Actually, the struggle over choosing clothes may be a struggle for either gender and interestingly may start at young ages.  The best time to begin good habits and decrease “the morning clothes struggle” is when your children are young. One of the first things I learned as a  parent was that it was easier to lay out the clothes the night before.  If you let each child help decide the night before and have the “rule” that once chosen that is what will be worn in the morning, everyone knows what to expect. I do remember one of our children always wanting to wear one of 2 favorite Nike sweat suits. He had a blue and a red one. We did go through some struggles about his choice of school clothes until I decided that a “slightly worn” nylon sweat suit was not the worst thing in the world and he managed to wear them for 5 days and only required 1 washing.  Some times you just have to choose your battles and that was one that I finally decided was not worth fighting. After about a year of blue and red “suits” as he liked to call them, I think he moved on to other choices. I also think that school uniforms make everyone’s life easier.  Once our children were required to wear a school uniform (in both public and private schools) I realized that it would be pure genius to have all school children in uniforms. I know that some feel that making all children wear a uniform” stifles their creativity” or something along those lines, I disagree. Uniforms are a great equalizer and put everyone on the same playing field. It is analogous as to why we don’t serve soft drinks in school. If you want to let your son or daughter wear t-shirts with weird messages on the front or inappropriate shorts or tank tops after school while drinking soft drinks, that is a parental decision. But to make teachers and principals spend time “policing” clothes choices seems to be a huge waste of teaching time, especially when our schools are in dire need of academic improvements. There have been numerous studies to show that children actually behave better in school and also have improvement in grades when uniforms are worn.  I thought my own children were creative enough choosing either a white or blue shirt and life seemed easy. I also think it is far cheaper to buy uniforms than to try to stay up with the latest trend in often expensive items. Lastly, I do recall some parents telling me that by sending your child to school in pajamas when they don’t want to get ready in the morning often “fixes” the clothes battle.  Fortunately that is one parenting experience I never had to do, but let me know if that works for you! That's your daily dose for today. We'll chat again tomorrow. Send your question to Dr. Sue!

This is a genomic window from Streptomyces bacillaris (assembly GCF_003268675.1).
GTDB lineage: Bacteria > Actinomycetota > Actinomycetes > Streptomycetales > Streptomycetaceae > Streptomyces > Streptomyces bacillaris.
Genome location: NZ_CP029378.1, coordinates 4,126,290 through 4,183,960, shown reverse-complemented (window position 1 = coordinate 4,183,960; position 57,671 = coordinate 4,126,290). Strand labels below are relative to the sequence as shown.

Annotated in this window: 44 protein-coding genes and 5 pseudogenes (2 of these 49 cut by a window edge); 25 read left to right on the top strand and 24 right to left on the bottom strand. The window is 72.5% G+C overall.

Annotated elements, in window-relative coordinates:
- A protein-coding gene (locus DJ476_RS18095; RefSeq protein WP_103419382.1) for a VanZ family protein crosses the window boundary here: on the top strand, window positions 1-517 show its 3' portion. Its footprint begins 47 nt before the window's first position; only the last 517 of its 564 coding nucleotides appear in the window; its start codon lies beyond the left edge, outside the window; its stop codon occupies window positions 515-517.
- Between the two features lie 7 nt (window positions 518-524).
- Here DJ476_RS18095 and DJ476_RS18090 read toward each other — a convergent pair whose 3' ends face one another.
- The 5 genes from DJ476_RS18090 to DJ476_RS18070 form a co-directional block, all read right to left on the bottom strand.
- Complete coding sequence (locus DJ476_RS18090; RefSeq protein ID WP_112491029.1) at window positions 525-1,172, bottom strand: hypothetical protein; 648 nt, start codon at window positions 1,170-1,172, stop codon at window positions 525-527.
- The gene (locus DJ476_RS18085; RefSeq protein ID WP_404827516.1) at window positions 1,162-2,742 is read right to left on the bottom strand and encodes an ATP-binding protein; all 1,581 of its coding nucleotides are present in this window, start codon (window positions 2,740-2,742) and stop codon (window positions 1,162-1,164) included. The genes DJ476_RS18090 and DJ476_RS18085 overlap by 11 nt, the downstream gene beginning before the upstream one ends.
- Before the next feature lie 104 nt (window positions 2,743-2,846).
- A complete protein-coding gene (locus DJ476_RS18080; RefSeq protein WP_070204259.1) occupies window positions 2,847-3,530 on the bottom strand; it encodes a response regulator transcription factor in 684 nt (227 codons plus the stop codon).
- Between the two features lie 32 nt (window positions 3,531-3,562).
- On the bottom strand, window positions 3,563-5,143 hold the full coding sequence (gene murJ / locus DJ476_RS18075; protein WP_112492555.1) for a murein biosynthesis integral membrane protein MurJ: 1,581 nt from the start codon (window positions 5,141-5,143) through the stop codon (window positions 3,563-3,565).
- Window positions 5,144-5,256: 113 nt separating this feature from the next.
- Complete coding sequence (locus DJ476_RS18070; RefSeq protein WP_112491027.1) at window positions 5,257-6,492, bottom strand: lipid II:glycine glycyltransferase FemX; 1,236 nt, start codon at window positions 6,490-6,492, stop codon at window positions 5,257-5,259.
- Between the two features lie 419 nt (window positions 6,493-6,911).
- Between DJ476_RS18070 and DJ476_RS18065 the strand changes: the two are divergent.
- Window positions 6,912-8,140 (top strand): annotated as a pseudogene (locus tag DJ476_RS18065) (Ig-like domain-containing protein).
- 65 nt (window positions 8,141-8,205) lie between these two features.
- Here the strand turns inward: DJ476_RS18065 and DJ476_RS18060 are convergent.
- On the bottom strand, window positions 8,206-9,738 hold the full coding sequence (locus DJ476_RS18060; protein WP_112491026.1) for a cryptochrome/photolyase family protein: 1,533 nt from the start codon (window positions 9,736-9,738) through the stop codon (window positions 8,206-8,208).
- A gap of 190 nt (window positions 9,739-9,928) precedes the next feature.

Your Child

Study: Exercise, Once Again, Improves Kid’s Learning Skills

2:00

While the debate on whether to bring back recess to school curriculums continues across the U.S., a small study from the Netherlands once again shows that adding exercise to a child’s school day can improve their learning skills.

Researchers worked with 500 children in second and third grade, giving half of them traditional lessons while the rest received instruction supplemented with physical activity designed to reinforce math and language lessons.